Issue 2: Qualified investor’s awareness of the true situation of the issuer

The AG concluded that a Member State has the discretion to provide in its legislation or regulations that awareness by a qualified investor of the true situation of the issuer should be taken into account, in the event of an action for damages being brought by a qualified investor on the grounds of an inaccurate prospectus (i.e. that Article 6(2) does not preclude this principle). However, this is subject to the condition that the principles of effectiveness and equivalence are observed.

The AG said that the extent of liability for inaccuracies in a prospectus is a matter for Member States (in terms of whether to take account of the contributory fault of the investor and questions of causation). Accepting that Member States may factor in the awareness of a qualified investor in their legislation, the AG drew an analogy with the reasoning of the CJEU’s decision in Hirmann C‑174/12, EU:C:2013:856. In Hirmann, the court accepted that a Member State may limit the civil liability of the issuer by limiting the amount of compensation by reference to the date on which the share price is determined for the compensation (although again, the Member State must observe the principles of equivalence and effectiveness).

In terms of observing those principles of equivalence and effectiveness, the AG emphasised the need to take the investor’s awareness into consideration specifically in a given situation, which will require the courts of Member States to assess the evidence of such awareness and of the extent to which that awareness has been taken into consideration.

Harry Edwards
Harry Edwards
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Sarah Hawes
Sarah Hawes
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Ceri Morgan
Ceri Morgan
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Nihar Lovell
Nihar Lovell
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Climate-related disclosures for issuers: further steps towards mandatory requirements?

In November 2020, the UK Joint Government Regulator TCFD Taskforce published its “roadmap towards mandatory climate-related disclosures”, which set out a vision for the next five years. As an initial step towards fulfilling that vision, in January 2021, the new Listing Rule 9.8.6(8) (LR) came into force. The LR requires premium-listed issuers, in their periodic reporting, to publish disclosures in line with the Task Force on Climate-Related Financial Disclosures (TCFD) recommendations on a ‘comply or explain’ basis. However, the Financial Conduct Authority (FCA) has recognised that some issuers may need more time to deal with modelling, analytical, metric or data-based challenges.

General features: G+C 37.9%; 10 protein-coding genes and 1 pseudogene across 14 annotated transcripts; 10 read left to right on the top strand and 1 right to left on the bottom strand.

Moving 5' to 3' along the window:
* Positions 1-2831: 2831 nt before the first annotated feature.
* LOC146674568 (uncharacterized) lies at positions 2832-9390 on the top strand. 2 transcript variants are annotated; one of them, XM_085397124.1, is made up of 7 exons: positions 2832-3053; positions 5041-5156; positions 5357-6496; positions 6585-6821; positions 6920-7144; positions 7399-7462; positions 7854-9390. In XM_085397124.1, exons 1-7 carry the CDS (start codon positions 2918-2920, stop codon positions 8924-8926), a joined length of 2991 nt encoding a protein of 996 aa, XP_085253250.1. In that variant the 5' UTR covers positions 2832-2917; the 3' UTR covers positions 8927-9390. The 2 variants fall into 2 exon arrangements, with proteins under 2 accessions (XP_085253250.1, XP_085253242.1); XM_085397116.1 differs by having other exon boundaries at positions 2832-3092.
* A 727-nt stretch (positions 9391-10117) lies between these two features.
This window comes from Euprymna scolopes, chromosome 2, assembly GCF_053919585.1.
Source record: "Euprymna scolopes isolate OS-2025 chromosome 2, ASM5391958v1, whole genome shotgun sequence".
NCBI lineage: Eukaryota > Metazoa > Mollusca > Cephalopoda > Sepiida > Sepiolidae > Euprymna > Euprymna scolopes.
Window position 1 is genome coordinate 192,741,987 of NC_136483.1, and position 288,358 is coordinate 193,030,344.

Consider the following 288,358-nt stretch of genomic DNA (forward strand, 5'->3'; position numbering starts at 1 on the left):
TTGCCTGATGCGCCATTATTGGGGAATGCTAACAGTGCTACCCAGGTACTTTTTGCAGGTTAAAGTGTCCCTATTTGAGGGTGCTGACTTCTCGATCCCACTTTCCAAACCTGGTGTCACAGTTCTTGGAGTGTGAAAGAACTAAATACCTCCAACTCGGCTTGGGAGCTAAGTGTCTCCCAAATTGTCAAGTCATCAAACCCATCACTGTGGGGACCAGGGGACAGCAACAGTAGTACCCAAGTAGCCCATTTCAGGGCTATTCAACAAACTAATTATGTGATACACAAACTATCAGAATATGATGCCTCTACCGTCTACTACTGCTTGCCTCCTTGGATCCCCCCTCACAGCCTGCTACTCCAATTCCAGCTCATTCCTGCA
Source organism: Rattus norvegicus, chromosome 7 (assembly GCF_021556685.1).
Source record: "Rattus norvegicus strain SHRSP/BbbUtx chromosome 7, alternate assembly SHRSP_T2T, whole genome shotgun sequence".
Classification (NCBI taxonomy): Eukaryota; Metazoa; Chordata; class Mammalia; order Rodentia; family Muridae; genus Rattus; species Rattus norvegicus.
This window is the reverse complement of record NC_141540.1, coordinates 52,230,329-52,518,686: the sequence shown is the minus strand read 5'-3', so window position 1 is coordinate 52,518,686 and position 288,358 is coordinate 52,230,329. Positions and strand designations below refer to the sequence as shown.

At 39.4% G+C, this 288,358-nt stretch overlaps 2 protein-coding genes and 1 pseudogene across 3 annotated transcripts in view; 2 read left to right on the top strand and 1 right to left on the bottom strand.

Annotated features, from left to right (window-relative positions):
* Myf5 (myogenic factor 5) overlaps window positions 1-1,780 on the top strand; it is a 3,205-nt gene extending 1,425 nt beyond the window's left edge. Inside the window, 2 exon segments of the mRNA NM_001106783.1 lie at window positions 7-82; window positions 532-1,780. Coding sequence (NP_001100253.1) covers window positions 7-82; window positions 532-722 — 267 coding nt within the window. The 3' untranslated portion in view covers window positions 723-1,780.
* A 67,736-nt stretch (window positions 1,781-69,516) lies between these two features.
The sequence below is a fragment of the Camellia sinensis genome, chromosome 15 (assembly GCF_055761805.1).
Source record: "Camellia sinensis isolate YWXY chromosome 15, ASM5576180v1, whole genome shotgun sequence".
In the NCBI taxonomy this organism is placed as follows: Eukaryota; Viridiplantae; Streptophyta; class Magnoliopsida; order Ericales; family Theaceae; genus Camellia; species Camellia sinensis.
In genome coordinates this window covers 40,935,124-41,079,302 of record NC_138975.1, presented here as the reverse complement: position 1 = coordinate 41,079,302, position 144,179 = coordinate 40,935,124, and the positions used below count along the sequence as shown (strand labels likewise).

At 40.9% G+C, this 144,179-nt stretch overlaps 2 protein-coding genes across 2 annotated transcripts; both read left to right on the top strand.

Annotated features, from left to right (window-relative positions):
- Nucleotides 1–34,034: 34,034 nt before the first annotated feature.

This flexibility in the new LR’s compliance basis reflects the challenges and evolving experiences with working on data and metrics in the context of climate risk. Key stakeholders should now be redoubling their efforts to meet the challenges and with the promise of further TCFD guidance on data and metrics later this year and the recent launch of a Department for Business, Energy and Industrial Strategy (BEIS) consultation seeking views on proposals to mandate climate-related financial disclosures in line with the TCFD recommendations from 6 April 2022, the step to a mandatory climate-related disclosure regime may be closer than initially envisaged.

In light of the ever-evolving regulatory landscape, it is important issuers continue to monitor the impact of any changes to their disclosure requirements and to consider what, if any, litigation risks may arise (particularly, under s90 FSMA, s90A FSMA, or in common law or equity) in connection with their climate-related disclosures.

The key developments on data and metrics, as well as the key proposals from the BEIS consultation, are examined below. We also consider what these developments and proposals mean for issuers in terms of regulatory reporting requirements.